November 16, 2021
Boston University sets to achieve carbon neutrality by 2040 with Triple H Wind Project
By Elana Knopp, Senior Content Writer
In this first of a two-part series, Edison Energy sat down with ENGIE North America to discuss the Triple H project, a 250 MW wind farm that has brought significant environmental and economic impacts to local communities.
In 2017, Boston University (BU) approved a bold Climate Action Plan to reach carbon neutrality across its campuses by 2040 and to prepare its campuses for the impacts of climate change.
The plan–which is a decade ahead of a similar effort by the City of Boston–involves energy efficiency upgrades, shifting to electricity for heating and cooling where possible, as well as purchasing power from renewable energy resources.
Because the University did not have the option for large-scale on-site renewables due to its dense urban setting, it opted instead for a virtual power purchase agreement (VPPA) that included significant emissions reduction impacts and critical economic benefits.
BU turned to Edison Energy, who identified the Triple H Wind Project to help reach its 2040 target.
Located in Hyde County, South Dakota, the 250 MW wind farm–which came online last year and was developed by renewable energy provider ENGIE North America and its affiliates —is expected to reduce BU’s carbon emissions by 53%. Sited in a rural area where large-scale energy projects bring much-needed economic support, the wind farm will generate approximately $36 million in state and local tax revenue over its lifetime.
BU’s contracted 48.6MW of capacity from the Triple H Wind Project is expected to produce 205,000 Green-e Certified RECs (Renewable Energy Credits) each year. The University will receive and retire the RECs to claim credit for the emissions reductions from the wind farm.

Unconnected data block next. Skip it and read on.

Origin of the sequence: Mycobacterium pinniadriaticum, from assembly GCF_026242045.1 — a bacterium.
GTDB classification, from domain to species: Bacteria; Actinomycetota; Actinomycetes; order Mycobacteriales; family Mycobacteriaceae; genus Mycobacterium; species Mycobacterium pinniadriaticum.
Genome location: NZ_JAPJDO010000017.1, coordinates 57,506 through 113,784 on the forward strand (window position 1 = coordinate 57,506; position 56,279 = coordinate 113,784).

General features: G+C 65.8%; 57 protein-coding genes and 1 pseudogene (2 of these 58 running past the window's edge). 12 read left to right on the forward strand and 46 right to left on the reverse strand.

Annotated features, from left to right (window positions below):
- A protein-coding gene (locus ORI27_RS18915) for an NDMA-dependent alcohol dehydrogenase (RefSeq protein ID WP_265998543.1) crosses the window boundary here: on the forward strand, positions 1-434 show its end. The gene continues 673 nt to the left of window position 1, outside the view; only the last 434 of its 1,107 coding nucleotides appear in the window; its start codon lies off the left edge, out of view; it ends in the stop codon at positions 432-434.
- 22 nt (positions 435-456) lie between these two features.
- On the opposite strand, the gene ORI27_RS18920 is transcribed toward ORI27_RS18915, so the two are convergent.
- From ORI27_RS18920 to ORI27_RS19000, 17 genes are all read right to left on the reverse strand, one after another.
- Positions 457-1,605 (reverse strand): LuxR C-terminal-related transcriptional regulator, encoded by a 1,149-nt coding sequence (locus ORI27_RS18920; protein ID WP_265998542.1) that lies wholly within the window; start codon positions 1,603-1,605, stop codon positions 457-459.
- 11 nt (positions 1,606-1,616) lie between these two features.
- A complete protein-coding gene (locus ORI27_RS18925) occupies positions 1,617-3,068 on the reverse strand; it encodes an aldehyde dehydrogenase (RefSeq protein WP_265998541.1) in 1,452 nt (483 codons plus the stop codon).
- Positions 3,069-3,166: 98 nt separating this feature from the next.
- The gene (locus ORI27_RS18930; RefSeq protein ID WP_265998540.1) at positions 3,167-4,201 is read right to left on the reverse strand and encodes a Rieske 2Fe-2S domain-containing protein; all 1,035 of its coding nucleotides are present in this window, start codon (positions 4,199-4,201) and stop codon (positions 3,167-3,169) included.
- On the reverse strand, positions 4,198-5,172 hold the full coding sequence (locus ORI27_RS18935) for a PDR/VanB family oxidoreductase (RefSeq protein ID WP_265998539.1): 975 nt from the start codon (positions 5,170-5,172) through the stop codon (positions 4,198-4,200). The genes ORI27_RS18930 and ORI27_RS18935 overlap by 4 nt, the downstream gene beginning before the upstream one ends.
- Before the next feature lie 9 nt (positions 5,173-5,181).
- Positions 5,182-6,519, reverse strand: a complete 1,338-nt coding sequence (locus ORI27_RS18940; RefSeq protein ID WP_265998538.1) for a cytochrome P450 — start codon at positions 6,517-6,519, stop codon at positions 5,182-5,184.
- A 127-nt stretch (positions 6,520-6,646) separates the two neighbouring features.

“This is a trend we’re seeing with many different customers,” said Laura Caspari, VP, Head of Power Marketing and Commercial Strategy at ENGIE North America.
“At universities and colleges, there is significant grassroots pressure from students for those institutions to set and attain meaningful sustainability goals and they are seeking PPAs to meet those goals. The institutions have large energy consumption and socially conscious campuses and stakeholders, which form the impetus for that kind of change. BU was a little ahead of others, which puts them at the forefront to a certain extent.”
Caspari also noted an uptick in aggregated procurements, where multiple campuses aggregate their electricity demand and then enter into a joint PPA.
“The grid where the Triple H Wind Project resides is within the Southwest Power Pool (SPP), and that’s a grid that relies heavily on coal power–more than some other parts of the U.S.,” she said. “The impact of the Triple H Wind Project supplanting coal emissions is higher in that area. It reduces the need to dispatch coal plants in the region, so it reduces regional greenhouse gas emissions (GHG) and of course that improves the local air and water quality and increases biodiversity.”
The SPP has members in 14 states and lists coal as the top fuel type for energy production, coming in at 38.6%. The region also generates 29.5% of its power from wind resources, indicative of a growing trend in the region.
South Dakota’s total electricity net generation in 2020 was almost two and a half times greater than it was in 2008, primarily because of increased generation from wind, hydropower, and natural gas, according to the U.S. Energy Information Administration (EIA). In 2020, hydroelectric power accounted for half of the state’s net electricity generation, while remaining generation came almost entirely from wind, coal, and natural gas.